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Old 02-15-2010, 08:01 PM
 
Location: southern california
55,237 posts, read 72,437,255 times
Reputation: 47456

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no matter where you go, they got em. they take different form when you are 30 but they are still active. do not ignore it, the approaches you develop now will serve you thru life. no one approach is inapproapriate.
predators chase and hunt fleeing prey. unless you are much faster, come up with something better.
in k12 setting you usually dont have a bully problem you got a school discipline problem. no discipline, no school.
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Old 04-26-2010, 04:42 PM
 
1 posts, read 906 times
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I would like to know about actual programs that exist for dealing with young bullies of pre-school age. These programs could be implemented by teachers or mental health vendors dealing with this population. Please advise as to how to locate information.
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Old 04-27-2010, 05:45 PM
 
Location: El Paso, TX
3,302 posts, read 3,757,172 times
Reputation: 2524
Quote:
Originally Posted by BrumMom View Post
My son's been in his preschool for about five months now (he's four). We really love the teachers and the program, and my son is learning so much. But over the past couple of weeks we've become concerned about bullying. There is a group of three boys (the eldest ones in the class) and they are outwardly aggressive. I was first clued into this when my son came home from school, punched me in the leg and said "I'm going to kill you Mommy!" Turns out he'd been playing with one of these little darlings. Anyway, now my son has been pushed, punched in the arm and even bitten by these same kids. I have complained and the school has spoken to the parents. Teachers have witnessed this happening and have intervened several times. But here's the question - should I tell my son to fight back or tell a teacher? I have a friend whose son is in the same class and is also aware of this group of boys. She tells her son not to tell tales but to hit back. She believes that's the best way to prevent the bullying. I'm not so sure. My son is very gentle and shy. He's self confident enough but not aggressive at all. He's an easy target. I don't want to turn my son into a tattletale. I want him to stick up for himself, but I don't want to have him get into trouble for fighting. Thoughts? Anyone gone through this same thing? I can't believe I'm dealing with bullying already!
This is one approach I used, it worked. However, keep in mind there is no cookie cutter solution.
Our daughter came to me and told me this kids was shoving her and calling her name at the school bus stop.

I went to the bus stop and simply told him I am giving him the opportunity to stop bothering my daughter. If not, I would go to him parents and let them know. I did ask him if he wanted me to do the same to him as he is doing to my daughter so he sees how it feels. He replied "no". Than I asked him to please not do the same to my daughter.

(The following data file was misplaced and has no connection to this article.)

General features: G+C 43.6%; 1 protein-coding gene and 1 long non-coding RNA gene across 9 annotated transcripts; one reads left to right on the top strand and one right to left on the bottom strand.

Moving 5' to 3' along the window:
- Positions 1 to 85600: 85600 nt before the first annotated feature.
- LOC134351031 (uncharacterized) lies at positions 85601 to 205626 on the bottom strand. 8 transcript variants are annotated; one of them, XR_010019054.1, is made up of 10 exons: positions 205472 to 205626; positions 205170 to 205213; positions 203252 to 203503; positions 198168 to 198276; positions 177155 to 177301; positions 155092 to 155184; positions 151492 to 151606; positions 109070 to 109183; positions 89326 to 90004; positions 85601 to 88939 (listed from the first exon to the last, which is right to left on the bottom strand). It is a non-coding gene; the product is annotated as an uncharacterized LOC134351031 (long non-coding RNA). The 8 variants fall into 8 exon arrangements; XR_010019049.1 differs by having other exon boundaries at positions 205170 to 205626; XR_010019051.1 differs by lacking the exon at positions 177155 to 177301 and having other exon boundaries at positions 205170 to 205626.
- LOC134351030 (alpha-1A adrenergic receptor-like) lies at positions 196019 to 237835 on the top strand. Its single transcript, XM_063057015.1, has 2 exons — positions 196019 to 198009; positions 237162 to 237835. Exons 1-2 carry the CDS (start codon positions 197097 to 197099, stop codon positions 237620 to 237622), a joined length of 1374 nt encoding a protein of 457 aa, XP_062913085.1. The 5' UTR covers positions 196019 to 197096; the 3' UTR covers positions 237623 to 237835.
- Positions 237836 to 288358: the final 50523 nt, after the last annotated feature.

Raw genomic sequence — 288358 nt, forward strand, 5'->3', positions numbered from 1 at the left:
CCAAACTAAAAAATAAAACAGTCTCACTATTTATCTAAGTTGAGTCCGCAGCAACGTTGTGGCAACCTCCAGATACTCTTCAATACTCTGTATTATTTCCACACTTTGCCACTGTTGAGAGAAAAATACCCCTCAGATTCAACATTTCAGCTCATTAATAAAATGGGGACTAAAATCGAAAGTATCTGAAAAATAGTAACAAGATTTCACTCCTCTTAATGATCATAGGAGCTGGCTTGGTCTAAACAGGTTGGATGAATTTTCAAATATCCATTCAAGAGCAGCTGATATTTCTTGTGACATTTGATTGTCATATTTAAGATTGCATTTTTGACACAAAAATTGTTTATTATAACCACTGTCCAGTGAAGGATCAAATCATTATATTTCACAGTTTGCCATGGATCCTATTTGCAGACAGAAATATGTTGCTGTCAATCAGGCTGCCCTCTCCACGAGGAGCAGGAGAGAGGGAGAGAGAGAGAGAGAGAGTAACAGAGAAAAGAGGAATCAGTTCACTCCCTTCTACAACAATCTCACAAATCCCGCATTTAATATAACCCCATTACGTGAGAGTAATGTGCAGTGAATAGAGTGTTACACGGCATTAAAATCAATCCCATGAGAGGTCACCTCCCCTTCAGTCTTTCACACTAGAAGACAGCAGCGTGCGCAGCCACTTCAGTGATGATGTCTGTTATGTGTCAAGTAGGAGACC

He did not bother her anymore.
I gave him the opportunity to make a choice. After that I told him what were going to be the consequences of keeping bothering my daughter. Lastly, he saw she was not alone.

You have a great day.
El Amigo
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Old 04-27-2010, 06:33 PM
 
Location: CA
830 posts, read 2,285,541 times
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It's interesting that so many parents advocate/report success with telling their kid to just hit back. As both a preschool and kindergarten teacher, I have never once seen that work. When it did happen, it always seemed to make the original aggressor obsess even more on that one child.

I've also never seen a child of this age truly able to understand the difference between hitting in general and hitting in defense. One in my class whose dad told him to "Hit only in defense" punched a girl on the playground in the nose a few months ago because she tried to "play cat" with him and pretended to scratch him. (Btw, she wasn't afraid of him afterwards even though he'd given her bloody nose). Another one (a 3rd grader, in fact) kicked a first grader twice in the face the other day because when HE ran under her as she used the monkey bars, her foot kicked his head. But, "she kicked me first". *Sigh*
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Old 04-28-2010, 08:30 PM
 
Location: Ontario
177 posts, read 398,324 times
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try to persuade your kid away from the bully. make the teachers aware of the situation. if no result, talk to the kids parent. then on to school admin. after around the 3 or 4th grade, have your kids prepared to handle bullies on their own unless they undergo extreme severe physical abuse.
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Old 03-03-2011, 03:39 AM
 
1 posts, read 742 times